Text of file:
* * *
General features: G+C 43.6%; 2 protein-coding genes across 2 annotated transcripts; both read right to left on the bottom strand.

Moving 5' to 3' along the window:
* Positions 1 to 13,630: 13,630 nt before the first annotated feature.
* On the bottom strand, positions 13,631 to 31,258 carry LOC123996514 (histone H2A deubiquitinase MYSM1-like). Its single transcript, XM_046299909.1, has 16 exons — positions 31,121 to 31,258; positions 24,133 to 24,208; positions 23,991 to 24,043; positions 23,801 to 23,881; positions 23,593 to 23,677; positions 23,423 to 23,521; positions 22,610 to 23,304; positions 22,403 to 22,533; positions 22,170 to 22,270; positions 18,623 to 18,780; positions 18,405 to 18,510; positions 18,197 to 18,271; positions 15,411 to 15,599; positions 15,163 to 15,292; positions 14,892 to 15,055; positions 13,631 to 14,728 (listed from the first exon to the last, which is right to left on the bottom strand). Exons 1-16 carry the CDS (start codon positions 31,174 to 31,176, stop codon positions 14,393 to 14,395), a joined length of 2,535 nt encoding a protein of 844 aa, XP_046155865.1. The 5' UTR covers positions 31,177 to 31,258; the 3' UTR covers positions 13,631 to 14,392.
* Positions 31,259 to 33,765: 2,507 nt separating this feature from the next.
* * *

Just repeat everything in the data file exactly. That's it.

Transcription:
General features: G+C 43.6%; 2 protein-coding genes across 2 annotated transcripts; both read right to left on the bottom strand.

Moving 5' to 3' along the window:
* Positions 1 to 13,630: 13,630 nt before the first annotated feature.
* On the bottom strand, positions 13,631 to 31,258 carry LOC123996514 (histone H2A deubiquitinase MYSM1-like). Its single transcript, XM_046299909.1, has 16 exons — positions 31,121 to 31,258; positions 24,133 to 24,208; positions 23,991 to 24,043; positions 23,801 to 23,881; positions 23,593 to 23,677; positions 23,423 to 23,521; positions 22,610 to 23,304; positions 22,403 to 22,533; positions 22,170 to 22,270; positions 18,623 to 18,780; positions 18,405 to 18,510; positions 18,197 to 18,271; positions 15,411 to 15,599; positions 15,163 to 15,292; positions 14,892 to 15,055; positions 13,631 to 14,728 (listed from the first exon to the last, which is right to left on the bottom strand). Exons 1-16 carry the CDS (start codon positions 31,174 to 31,176, stop codon positions 14,393 to 14,395), a joined length of 2,535 nt encoding a protein of 844 aa, XP_046155865.1. The 5' UTR covers positions 31,177 to 31,258; the 3' UTR covers positions 13,631 to 14,392.
* Positions 31,259 to 33,765: 2,507 nt separating this feature from the next.